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Every parent with a child who plays sports has heard the complaint in the middle of a game: "You're not being fair to my kid!"
But some North Texas youth hockey parents are saying the people who control the entire sport are being unfair to hundreds of kids.
The story begins with how big time hockey came to Texas. And it ends in the courtroom.
The Dallas Stars are the founding fathers of hockey in North Texas. When they moved to Dallas from Minnesota 19 years ago, the team began planning a dynasty.
StarCenters for kids' hockey were built across the region, some with public money.
Leagues were formed in the Stars' image.
When the pro team brought home a Stanley Cup in 1999, the sport's popularity blossomed. Gradually, new leagues formed and the Stars were no longer the only game in town for kids' hockey.
Now, critics say the structure that grew out of the Stars' system is cutting others out — for the gain of the old guard and to the detriment of hundreds of kids who play the game.
"What's going on is affecting everybody, throughout hockey," said Bob Greene, a Keller hockey parent. "The last year-and-a-half has been miserable."
For the last 18 months, Greene has been part of a lawsuit with the Texas Amateur Hockey Association (TAHA) on behalf of his hockey-playing son, Saxon Greene.
The lawsuit charges TAHA with "arbitrary, capricious and fraudulent" behavior in preventing Saxon's team, the Dallas Ice Jets, from playing in a high level hockey league.
If the Dallas Stars are the founding fathers of North Texas hockey, the actual government is TAHA. TAHA's critics say the Association has been acting like a "good old boy" network for the Dallas Stars.
"There's organizations. And the people with power, and with the money, are going to make sure that what they want to happen, happens," said Cooper Johnson, whose son is also on the Ice Jets.
"A lot of them are affiliated with, or work for, the Stars," added Bill Cardell, another Ice Jets dad.
Although the Ice Jets are mentioned in the lawsuit, they are not the only team which has been affected by recent TAHA decisions.
"I'm not sure fair play was intended," Greene said about TAHA's decision. "I think it was a country club mentality."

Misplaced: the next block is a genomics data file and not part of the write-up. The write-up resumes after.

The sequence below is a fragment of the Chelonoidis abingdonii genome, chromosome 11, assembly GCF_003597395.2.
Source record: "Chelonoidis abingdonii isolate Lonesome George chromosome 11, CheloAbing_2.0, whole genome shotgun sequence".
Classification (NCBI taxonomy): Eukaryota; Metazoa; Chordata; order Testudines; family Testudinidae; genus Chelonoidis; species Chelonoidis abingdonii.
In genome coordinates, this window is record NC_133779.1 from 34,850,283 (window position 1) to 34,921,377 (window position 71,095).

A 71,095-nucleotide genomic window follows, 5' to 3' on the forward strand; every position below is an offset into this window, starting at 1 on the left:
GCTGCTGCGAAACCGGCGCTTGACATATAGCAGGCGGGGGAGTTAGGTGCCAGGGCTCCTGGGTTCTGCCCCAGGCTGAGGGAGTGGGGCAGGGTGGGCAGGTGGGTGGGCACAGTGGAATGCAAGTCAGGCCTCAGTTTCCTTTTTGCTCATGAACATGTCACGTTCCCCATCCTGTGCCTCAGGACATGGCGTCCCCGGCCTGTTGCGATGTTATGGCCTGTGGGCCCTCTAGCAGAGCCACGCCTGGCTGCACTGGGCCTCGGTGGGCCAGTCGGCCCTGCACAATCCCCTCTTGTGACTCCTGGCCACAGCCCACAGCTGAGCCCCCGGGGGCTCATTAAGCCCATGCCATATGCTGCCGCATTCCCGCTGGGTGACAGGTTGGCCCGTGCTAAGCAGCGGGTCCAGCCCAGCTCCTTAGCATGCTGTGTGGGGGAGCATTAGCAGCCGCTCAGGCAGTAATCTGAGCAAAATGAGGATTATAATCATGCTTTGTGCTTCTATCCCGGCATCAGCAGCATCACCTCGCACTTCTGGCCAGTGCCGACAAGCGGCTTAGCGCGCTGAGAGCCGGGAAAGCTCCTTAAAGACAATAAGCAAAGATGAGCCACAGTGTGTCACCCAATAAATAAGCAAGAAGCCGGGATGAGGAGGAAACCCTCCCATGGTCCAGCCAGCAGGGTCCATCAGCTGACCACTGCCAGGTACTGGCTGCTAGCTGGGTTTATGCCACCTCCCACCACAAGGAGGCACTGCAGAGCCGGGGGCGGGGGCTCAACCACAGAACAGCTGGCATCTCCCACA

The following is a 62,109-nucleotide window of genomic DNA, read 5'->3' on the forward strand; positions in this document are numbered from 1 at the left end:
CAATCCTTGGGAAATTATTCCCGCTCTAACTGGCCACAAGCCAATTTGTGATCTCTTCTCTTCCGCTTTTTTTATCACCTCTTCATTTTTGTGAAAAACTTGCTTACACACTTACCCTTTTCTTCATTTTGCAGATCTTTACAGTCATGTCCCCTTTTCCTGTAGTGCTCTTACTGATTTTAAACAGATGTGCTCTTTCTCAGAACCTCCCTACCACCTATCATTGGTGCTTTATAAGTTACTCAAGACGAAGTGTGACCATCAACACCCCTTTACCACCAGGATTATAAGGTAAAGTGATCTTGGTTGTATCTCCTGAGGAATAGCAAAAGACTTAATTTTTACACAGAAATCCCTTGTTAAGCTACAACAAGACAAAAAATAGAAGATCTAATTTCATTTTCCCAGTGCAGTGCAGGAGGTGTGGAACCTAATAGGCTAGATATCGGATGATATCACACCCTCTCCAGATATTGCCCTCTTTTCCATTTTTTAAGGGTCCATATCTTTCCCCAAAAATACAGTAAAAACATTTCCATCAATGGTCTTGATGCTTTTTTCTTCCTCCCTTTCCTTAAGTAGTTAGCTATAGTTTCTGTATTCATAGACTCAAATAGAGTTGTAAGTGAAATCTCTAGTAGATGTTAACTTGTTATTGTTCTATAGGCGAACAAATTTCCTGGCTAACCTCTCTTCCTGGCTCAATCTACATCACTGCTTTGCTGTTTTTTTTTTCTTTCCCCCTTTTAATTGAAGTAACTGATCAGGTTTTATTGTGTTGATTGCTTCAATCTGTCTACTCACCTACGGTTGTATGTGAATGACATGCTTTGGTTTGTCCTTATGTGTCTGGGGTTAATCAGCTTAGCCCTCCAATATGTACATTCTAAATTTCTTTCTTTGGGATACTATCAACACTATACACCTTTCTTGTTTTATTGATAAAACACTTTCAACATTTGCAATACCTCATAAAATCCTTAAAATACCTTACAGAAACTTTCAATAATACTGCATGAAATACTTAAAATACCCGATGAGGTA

That "country club," Greene alleges, consists of people in power on the TAHA board who are connected to the Stars as coaches, and through the rinks they control.
Ice is power in north Texas hockey. The Dallas Stars directly or indirectly control 12 out of the 20 major ice rinks in North Texas. By controlling who plays at what rinks, critics say, the Stars' friends can control which coaches make money, and — ultimately — how much money the Stars make from their rinks.
That can be hundreds of thousands of dollars a year per rink.
Jim Lites, the president of the Dallas Stars, is part owner of one rink that benefited from the TAHA decision.
Keith Andreson, who works for Lites, was president of TAHA when the decision was made; a conflict of interest, critics say.
TAHA counters that 11 board members voted unanimously against the Ice Jets, and Andreson wasn't to blame.
"They want to drive traffic to very specific rinks," Cooper Johnson said. "It all comes down to the money."
"It doesn't make it fair; it doesn't make it right; but I understand that happens," he added.
Reggie Hal is the current president of TAHA. He is a salaried coach, paid by the Stars. In a controversial deposition this summer, Hall said he had no obligation to youth hockey players and no obligation to youth hockey parents.
For their part, the Stars point out that youth hockey has grown 1,000 percent since they came to town.
Vice President Ed Reusch maintains the Stars have done nothing wrong. "As far as this organization and impropriety that may exist with TAHA, it's simply not true," he said.
Earlier this year, TAHA made another decision that angered some parents: It eliminated an entire league, and created a new, much smaller one, which plays only at Stars' rinks. It's called the Dallas Stars Travel Hockey League.
Ed Reusch said the new, smaller league was necessary because youth hockey talent was becoming diluted in North Texas. "There were too many [teams] to be competitive nationally with other cities that were a little bit better structured."
Critics said hockey went from a competitive democracy to a dictatorship, which the Stars control.
Ed Reusch said any team can play any other, but that's not what Ice Jets dads say.
"They do not let us play them," said Kyle Drumm, an Ice Jets parent.
Bob Greene's lawsuit is seeking more than $200,000. But more than that, he wants parents on his side to get a hearing.
TAHA says hundreds of parents are on its side, and the organization has done nothing wrong.
The association wants the suit, now 18 months old, thrown out of court. A hearing is scheduled for next month.